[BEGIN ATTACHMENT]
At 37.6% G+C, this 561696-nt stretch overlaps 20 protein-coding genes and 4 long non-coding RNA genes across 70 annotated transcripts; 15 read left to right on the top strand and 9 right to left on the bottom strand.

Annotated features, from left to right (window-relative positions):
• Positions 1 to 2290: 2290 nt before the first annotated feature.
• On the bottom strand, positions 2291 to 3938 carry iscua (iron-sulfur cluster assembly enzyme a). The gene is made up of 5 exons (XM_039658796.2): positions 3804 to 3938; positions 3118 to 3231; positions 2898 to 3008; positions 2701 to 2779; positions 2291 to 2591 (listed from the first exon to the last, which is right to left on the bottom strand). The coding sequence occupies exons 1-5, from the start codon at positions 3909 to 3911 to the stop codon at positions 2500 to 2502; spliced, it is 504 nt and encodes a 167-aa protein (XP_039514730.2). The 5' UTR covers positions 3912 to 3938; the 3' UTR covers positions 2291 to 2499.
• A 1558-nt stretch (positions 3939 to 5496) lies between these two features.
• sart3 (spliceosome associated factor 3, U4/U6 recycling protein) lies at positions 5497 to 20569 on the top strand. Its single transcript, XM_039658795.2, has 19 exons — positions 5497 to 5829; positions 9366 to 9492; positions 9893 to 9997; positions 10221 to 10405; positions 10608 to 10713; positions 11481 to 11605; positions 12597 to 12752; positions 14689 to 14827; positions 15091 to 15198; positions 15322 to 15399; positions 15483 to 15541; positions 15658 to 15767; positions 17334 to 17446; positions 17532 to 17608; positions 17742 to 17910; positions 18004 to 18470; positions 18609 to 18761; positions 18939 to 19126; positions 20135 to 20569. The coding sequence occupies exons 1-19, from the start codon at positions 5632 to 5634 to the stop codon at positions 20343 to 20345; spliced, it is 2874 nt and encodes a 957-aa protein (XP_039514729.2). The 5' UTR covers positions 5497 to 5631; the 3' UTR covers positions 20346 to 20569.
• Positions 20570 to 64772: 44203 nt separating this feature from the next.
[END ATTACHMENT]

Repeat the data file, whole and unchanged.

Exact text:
At 37.6% G+C, this 561696-nt stretch overlaps 20 protein-coding genes and 4 long non-coding RNA genes across 70 annotated transcripts; 15 read left to right on the top strand and 9 right to left on the bottom strand.

Annotated features, from left to right (window-relative positions):
• Positions 1 to 2290: 2290 nt before the first annotated feature.
• On the bottom strand, positions 2291 to 3938 carry iscua (iron-sulfur cluster assembly enzyme a). The gene is made up of 5 exons (XM_039658796.2): positions 3804 to 3938; positions 3118 to 3231; positions 2898 to 3008; positions 2701 to 2779; positions 2291 to 2591 (listed from the first exon to the last, which is right to left on the bottom strand). The coding sequence occupies exons 1-5, from the start codon at positions 3909 to 3911 to the stop codon at positions 2500 to 2502; spliced, it is 504 nt and encodes a 167-aa protein (XP_039514730.2). The 5' UTR covers positions 3912 to 3938; the 3' UTR covers positions 2291 to 2499.
• A 1558-nt stretch (positions 3939 to 5496) lies between these two features.
• sart3 (spliceosome associated factor 3, U4/U6 recycling protein) lies at positions 5497 to 20569 on the top strand. Its single transcript, XM_039658795.2, has 19 exons — positions 5497 to 5829; positions 9366 to 9492; positions 9893 to 9997; positions 10221 to 10405; positions 10608 to 10713; positions 11481 to 11605; positions 12597 to 12752; positions 14689 to 14827; positions 15091 to 15198; positions 15322 to 15399; positions 15483 to 15541; positions 15658 to 15767; positions 17334 to 17446; positions 17532 to 17608; positions 17742 to 17910; positions 18004 to 18470; positions 18609 to 18761; positions 18939 to 19126; positions 20135 to 20569. The coding sequence occupies exons 1-19, from the start codon at positions 5632 to 5634 to the stop codon at positions 20343 to 20345; spliced, it is 2874 nt and encodes a 957-aa protein (XP_039514729.2). The 5' UTR covers positions 5497 to 5631; the 3' UTR covers positions 20346 to 20569.
• Positions 20570 to 64772: 44203 nt separating this feature from the next.